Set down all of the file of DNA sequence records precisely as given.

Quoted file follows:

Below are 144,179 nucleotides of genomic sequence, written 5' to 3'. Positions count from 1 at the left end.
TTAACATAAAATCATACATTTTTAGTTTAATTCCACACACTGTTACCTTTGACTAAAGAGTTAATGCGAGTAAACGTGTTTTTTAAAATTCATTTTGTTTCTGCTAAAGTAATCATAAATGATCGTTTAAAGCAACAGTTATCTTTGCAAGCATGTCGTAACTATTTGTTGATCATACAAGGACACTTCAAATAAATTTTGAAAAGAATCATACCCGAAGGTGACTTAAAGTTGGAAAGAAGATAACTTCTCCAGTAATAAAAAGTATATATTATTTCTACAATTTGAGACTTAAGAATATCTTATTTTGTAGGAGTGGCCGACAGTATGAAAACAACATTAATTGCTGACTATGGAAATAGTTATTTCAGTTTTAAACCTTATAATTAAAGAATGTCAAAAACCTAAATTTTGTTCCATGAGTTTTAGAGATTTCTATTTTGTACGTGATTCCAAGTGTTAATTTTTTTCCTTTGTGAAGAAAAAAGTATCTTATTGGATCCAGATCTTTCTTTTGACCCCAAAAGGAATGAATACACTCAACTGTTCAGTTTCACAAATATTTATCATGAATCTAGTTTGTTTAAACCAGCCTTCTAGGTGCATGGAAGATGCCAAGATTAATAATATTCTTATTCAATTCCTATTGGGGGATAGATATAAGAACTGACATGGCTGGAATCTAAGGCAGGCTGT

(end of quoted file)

Below are 144,179 nucleotides of genomic sequence, written 5' to 3'. Positions count from 1 at the left end.
TTAACATAAAATCATACATTTTTAGTTTAATTCCACACACTGTTACCTTTGACTAAAGAGTTAATGCGAGTAAACGTGTTTTTTAAAATTCATTTTGTTTCTGCTAAAGTAATCATAAATGATCGTTTAAAGCAACAGTTATCTTTGCAAGCATGTCGTAACTATTTGTTGATCATACAAGGACACTTCAAATAAATTTTGAAAAGAATCATACCCGAAGGTGACTTAAAGTTGGAAAGAAGATAACTTCTCCAGTAATAAAAAGTATATATTATTTCTACAATTTGAGACTTAAGAATATCTTATTTTGTAGGAGTGGCCGACAGTATGAAAACAACATTAATTGCTGACTATGGAAATAGTTATTTCAGTTTTAAACCTTATAATTAAAGAATGTCAAAAACCTAAATTTTGTTCCATGAGTTTTAGAGATTTCTATTTTGTACGTGATTCCAAGTGTTAATTTTTTTCCTTTGTGAAGAAAAAAGTATCTTATTGGATCCAGATCTTTCTTTTGACCCCAAAAGGAATGAATACACTCAACTGTTCAGTTTCACAAATATTTATCATGAATCTAGTTTGTTTAAACCAGCCTTCTAGGTGCATGGAAGATGCCAAGATTAATAATATTCTTATTCAATTCCTATTGGGGGATAGATATAAGAACTGACATGGCTGGAATCTAAGGCAGGCTGT